A photo of Michelle Cassidy
Michelle Cassidy is a super cutie badootie at 3 years old.
Wall Street, New York City, 1918
In this photo, Douglas Fairbanks raises a vertical Charlie Chaplin in the air, at the foot of the old Sub-Treasury building (now Federal Hall National Memorial), during a rally to promote Liberty bonds. Liberty bonds were sold to help support the United States World War I effort.
A year before this in 1917, Fairbanks and Mary Pickford joined Charlie Chaplin in selling war bonds by train across the United States. At the time, Fairbanks and Chaplin were the highest paid movie stars in Hollywood.
Douglas Fairbanks, nicknamed "The King of Hollywood", was born on May 23, 1883 and died on December 12, 1939.
American decathlete, two-time Olympic gold medalist, and United States Congressman Robert Bruce "Bob" Mathias was born on November 17, 1930 in Tulare, California. He wasthe second of four children to parents, Dr. Charles and Lillian Mathias.
He attended Tulare Union High School. It was actually during high school that he took up the decathlon. The summer of after his high school graduation, he qualified for the United States Olympic team to participate in the 1948 Summer Olympics held in London.
While at the Olympics, he nearly fouled out of the shot put and failed the high jump. He was able to overcome his naivete and triumphed with a gold medal. He was the youngest gold medalist to win a track and field event. He won the James E. Sullivan Award as the nation’s top amateur athlete.
He attended Stanford University in 1949, where he played college football for two years. He set his first decathlon world record in 1950 and led Stanford to the Rose Bowl in 1952.
In 1952, Mathias returned to the Summer Olympics in Helsinki. He won the decathlon by a startling 912 points. He was the first person to ever compete in an Olympics and a Rose Bowl in the same year.
In 1953, he was drafted by the Washington Redskins, though he never played in National Football League.
He dabbled in acting in the 1950s and 60s.
In 1954, he married his first wife, Melba. They later had three daughters, Romel, Megan, and Marissa. Mathias and his wife starred in the movie "The Bob Mathias Story."
He served as a member of the U.S. House of Representatives as Congressman in the 18th district of California for 8 years: 1967-1975.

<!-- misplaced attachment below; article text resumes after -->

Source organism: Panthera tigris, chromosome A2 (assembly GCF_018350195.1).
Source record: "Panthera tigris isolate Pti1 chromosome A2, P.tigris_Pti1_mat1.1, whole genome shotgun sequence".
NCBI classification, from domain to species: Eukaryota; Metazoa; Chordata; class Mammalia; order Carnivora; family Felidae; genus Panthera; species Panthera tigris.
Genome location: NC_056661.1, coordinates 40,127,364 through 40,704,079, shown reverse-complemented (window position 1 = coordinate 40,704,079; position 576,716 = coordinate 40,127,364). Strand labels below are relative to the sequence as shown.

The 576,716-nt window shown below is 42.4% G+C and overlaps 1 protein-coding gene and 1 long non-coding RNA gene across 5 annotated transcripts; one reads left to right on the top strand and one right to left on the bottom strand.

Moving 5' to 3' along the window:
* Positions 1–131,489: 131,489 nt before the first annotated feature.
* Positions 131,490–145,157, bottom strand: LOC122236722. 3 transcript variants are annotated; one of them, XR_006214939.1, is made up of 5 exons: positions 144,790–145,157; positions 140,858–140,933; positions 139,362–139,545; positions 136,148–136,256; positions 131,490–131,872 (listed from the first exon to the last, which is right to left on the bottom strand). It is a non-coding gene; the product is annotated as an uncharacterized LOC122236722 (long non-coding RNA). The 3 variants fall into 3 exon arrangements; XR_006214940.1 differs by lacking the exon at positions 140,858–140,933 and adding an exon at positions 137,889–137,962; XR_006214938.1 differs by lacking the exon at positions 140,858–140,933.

Mathias became the first director of the United States Olympic Training Center from 1977-1983.
In 1977, Bob and Gwendoyln Alexander married. Gwen has one daughter Alyse, from a prior marriage to Bill Alexander, former U.S. Congressman. Bob also has a son, Reiner, born outside of wedlock.
In 1983, Mathias was appointed executive director of the National Fitness Foundation.
Bob Mathias died on September 2, 2006 in Fresno, California from cancer at the age of 75.
The 1948 Summer Olympic Torch Relay Route
Greece - the Flame went direct from Olympia to the coast at Katakolon, then by Greek warship to the island of Corfu.
Adriatic -The Admiralty willingly gave their co-operation in providing warships to make the sea passages. From Corfu, H.M.S. Whitesand Bay, a frigate of the Mediterranean Fleet, carried the Flame to Bari in Italy.
Though this passage was planned to take only 22 hours, H.M.S. Whitesand Bay, had to be ready to carry the Flame for a period of up to 48 hours in case there was a last minute change of route in Greece. It was decided that she should burn a gas Flame, and a special burner for this was made by Spencers (London), Ltd. It was fed with butane gas, the same fuel as was used for the Flame at Wembley and Torquay. The burner, piping and gas cylinders were sent to the Mediterranean by the Admiralty, being shipped in H.M.S. Liverpool in April, 1948, when she also took the torches for Greece.
Italy -Bari, Foggia, Pescara, Ancona, Rimini, Bologna, Parma, Piacenza, Milan, Domodossola, the Simplon Pass.
Switzerland - Brig, Martigny, Montreux, Lausanne, Geneva, Perly.
France -St. Julien en Genevois, Belgarde, Nantua, Lons-le-Saulnier, Poligny, Besancon, Vesoul, Epinal, Nancy, Metz, Thionville, Evrange.
Luxembourg - Frisange, Esch, Luxembourg City, Ettelbruck, Wiltz.
Belgium - Bras, Bastogne, Marche, Namur, Brussels, Renaix, Tournai, Hertain.
France -Lille, Armentieres, St. Omer, Calais.
English Channel -H.M.S. Bicester, a destroyer of the Nore Command, was detailed to carry the Flame from Calais to Dover.
England -The route from Dover to Wembley passed through the following towns :- Dover, Canterbury, Charing, Maid
The 1948 London Olympic Torch Bearer John Mark.
The Olympic flame was lit in Greece and carried through countries still scarred by he second world war. It arrived in Dover upon a British destroyer. 50,000 people watched the first British leg of the relay. The route from Dover to Wembley passed through the following towns :- Dover, Canterbury, Charing, Maidstone, Westerham, Redhill, Reigate, Dorking, Guildford, Bagshot, Ascot, Windsor, Slough, and Uxbridge.